Recent reissues, compilations, and vault discoveries:

Galcher Lustwerk: 100% Galcher (2013 [2022], Ghostly International): DJ/producer Chris Sherron, first "promomix" -- all original pieces, basic beat tracks with scant adornment. B+(**) [sp]

Tolerance: Anonym (1979 [2023], Mesh-Key): First of two albums by Japanese keyboardist Junko Tange, with guitar by Masami Yoshikawa adding a metallic klang. B+(**) [sp]

Tolerance: Divin (1981 [2023], Mesh-Key): Second (and last) album. More focus on beats and groove, less extraneous noise, which strikes me as a good tradeoff. B+(***) [sp]

Old music:

Bas Jan: Yes I Jan (2018, Lost Map): First album, with original (and soon to be ex-) members Sarah Anderson and Jenny Moore backing Serafina Steer's songs, adding more vocal harmony, and often a lift to the music. At their best, they remind me of a short-lived, 1990s vocal group, the Shams. B+(***) [sp]

Bas Jan: Yes We Jan (2018, Lost Map): Remix of Yes I Jan, originally offered as a bonus, then sold separately. Mostly useless, although Gameshow Outpatient's "Dream of You" remix finds a way to fit its subject. B [sp]

Noah Howard: At Judson Hall (1966 [1968], ESP-Disk): Alto saxophonist (1943-2010), second of two early albums for this label, went on to record a couple dozen more but remained obscure. Sextet with Dave Burrell (piano), others less famous on trumpet, cello, bass, and percussion. B+(**) [sp]

Tuli Kupferberg: No Deposit No Return (1967, ESP-Disk): Beat poet (1923-2010), not an important one but part of the New York pacifist-anarchist scene, best known as a founder of the Fugs (with Ed Sanders). I remember him fondly for two short Grove Press books: 1001 Ways to Beat the Draft, and 1001 Ways to Live Without Working. He recorded two albums under his own name, one in 1989 called Tuli and Friends that is MIA from my collection, and this "album of popular poetry." Well, not that popular. B+(*) [sp]


Unpacking: Found in the mail last week:

  • Phil Haynes/Drew Gress/David Liebman: Coda(s): No Fast Food III (Corner Store Jazz) [06-15]
  • Ryan Meagher: AftEarth (Atroefy) [05-19]

Ask a question, or send a comment.

Sunday, May 28, 2023


Speaking of Which

I started collecting this on Thursday, and was pretty much done on Saturday before the "debt ceiling deal" broke. Most of the links there are to now-forgettable, soon-forgotten thinking, which I sympathized at the time, but the thing I like best about the deal is that it kills the issue until well after the 2024 election, whereas the unorthodox fixes would be litigated that long, even if they're ultimately found valid. In the meantime, the Republican House is going to cut more spending and encumber it with more stupid rules than Biden agreed to this round. The only response to that is to kick their asses in 2024, and any cause they give you should be used back against them.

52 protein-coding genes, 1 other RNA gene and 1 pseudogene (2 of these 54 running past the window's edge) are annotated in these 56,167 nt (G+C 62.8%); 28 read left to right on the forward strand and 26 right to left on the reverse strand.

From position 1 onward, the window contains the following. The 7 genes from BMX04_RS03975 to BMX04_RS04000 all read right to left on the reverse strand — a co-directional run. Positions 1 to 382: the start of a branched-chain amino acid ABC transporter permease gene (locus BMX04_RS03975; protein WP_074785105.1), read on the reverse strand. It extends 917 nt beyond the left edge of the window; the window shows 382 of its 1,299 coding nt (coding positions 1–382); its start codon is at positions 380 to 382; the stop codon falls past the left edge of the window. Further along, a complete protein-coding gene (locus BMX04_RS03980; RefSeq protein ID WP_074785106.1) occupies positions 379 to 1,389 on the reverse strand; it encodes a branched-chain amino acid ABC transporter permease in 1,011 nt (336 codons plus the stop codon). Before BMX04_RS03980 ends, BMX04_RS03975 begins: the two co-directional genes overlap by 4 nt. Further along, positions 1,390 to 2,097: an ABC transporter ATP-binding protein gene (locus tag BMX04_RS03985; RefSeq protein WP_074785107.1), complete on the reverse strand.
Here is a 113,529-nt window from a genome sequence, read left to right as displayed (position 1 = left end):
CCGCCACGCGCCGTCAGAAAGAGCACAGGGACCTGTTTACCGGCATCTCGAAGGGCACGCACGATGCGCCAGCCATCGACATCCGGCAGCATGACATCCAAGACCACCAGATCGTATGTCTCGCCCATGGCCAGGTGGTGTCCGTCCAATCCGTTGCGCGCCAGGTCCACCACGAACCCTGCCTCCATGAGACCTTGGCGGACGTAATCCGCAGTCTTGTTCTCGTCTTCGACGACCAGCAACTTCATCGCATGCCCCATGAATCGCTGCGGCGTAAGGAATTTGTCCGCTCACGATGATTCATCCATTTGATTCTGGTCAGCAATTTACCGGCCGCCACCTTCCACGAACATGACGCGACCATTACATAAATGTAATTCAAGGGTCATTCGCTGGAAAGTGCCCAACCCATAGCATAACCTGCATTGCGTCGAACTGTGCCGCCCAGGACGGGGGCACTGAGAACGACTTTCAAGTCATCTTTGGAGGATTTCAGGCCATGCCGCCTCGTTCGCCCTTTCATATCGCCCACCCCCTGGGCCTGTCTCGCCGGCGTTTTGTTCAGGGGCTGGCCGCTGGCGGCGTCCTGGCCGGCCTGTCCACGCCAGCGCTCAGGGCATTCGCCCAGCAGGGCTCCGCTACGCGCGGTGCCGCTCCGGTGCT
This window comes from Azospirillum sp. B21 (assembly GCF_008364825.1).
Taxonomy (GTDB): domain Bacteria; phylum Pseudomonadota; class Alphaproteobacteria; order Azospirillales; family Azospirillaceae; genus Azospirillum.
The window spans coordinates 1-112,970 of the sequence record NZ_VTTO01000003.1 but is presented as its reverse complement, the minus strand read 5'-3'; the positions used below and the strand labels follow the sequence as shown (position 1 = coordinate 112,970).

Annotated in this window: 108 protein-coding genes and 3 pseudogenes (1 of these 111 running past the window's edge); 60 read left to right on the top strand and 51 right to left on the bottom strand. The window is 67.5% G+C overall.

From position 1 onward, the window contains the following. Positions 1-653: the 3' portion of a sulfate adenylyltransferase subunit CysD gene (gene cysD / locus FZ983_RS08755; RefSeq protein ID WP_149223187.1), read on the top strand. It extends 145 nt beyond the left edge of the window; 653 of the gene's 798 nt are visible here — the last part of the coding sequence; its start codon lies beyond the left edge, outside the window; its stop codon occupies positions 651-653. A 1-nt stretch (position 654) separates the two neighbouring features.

Top story threads:

Ron DeSantis: The Florida governor announced he's running for president, which got enough ughs and moans to temporarily bump Trump off the top spot here.

Trump and other Republicans:

The debt ceiling: Latest reports are that Biden and McCarthy came to some sort of deal, which still needs to be passed before the latest June 5 disaster date projection (see: Li Zhou/Dylan Matthews: [05-28] Biden and McCarthy's budget deal to lift the debt ceiling, explained). Nihilist Republicans will still try to trash the deal (e.g., see: Furious Freedom Caucus vows to scuttle debt deal), so it will need Democratic votes to pass Congress. Left Democrats will also be unhappy that Biden went back on his initial position and caved in negotiations with terrorists. But most Democrats are solidly pro-business, and will line up behind any deal to save capitalism -- even one that hurts many of their voters. Most of the links below are pre-deal (check dates).

Ukraine War: There is a report that first steps in counteroffensive have begun. Ukraine has been advertising its "spring offensive" all winter, while pleading for more and more weapons, and waiting their arrival.

  • Connor Echols: [05-26] Diplomacy watch: Denmark offers to hold Ukraine peace talks in July: That sounds kinda squishy, but expectations are high that Ukraine will launch a "spring offensive" soon, and they're unlikely to consider any form of talks until they first give war a chance -- after all, that is the point and the promise of all those tanks and planes they've been lobbying so hard for. Echols also wrote: [05-22] The West must prepare for Putin to use nukes in Ukraine. Interview with Brig. Gen. Kevin Ryan, whose prediction that Russia will use nukes seems intended on pushing them along. But how exactly does one prepare for such an attack? It's not like fallout shelters are a practical project at this time. The only real defense is negotiating a winding down of the war. Anything else is just fucking insane. Robert Wright: also writes about Ryan: [05-26] Why the chances of nuclear war grew this week.

  • Julian E Barnes: [05-26] Russian public appears to be souring on war casualties, analysis shows: I'd be inclined to file this under propaganda, not least because no one's reporting solid casualty figures. But sure, you can't totally hide these costs, so it makes sense that ordinary Russians would start to question the mission -- as happened with the Soviet war in Afghanistan. Just how that public perception can turn into policy is hard to imagine. Gorbachev gave his generals enough rope to hang themselves, then pulled the plug. Putin, on the other hand, is much more invested this time.

  • Isaac Chotiner: [05-24] Why Masha Gessen resigned from the PEN America board: An interview.

  • Eli Clifton: [05-24] Dedollarization is here, like it or not: The effective shift may have more to do with the US-China conflict, but Ukraine sanctions are convincing more and more nations not to trust the US. Few people talk about this, but the debt ceiling nonsense is further undermining world trust in the dollar. Clifton also wrote: [05-26] Jamie Raskin and Rachel Maddow, brought to you by Peter Thiel and Lockheed Martin.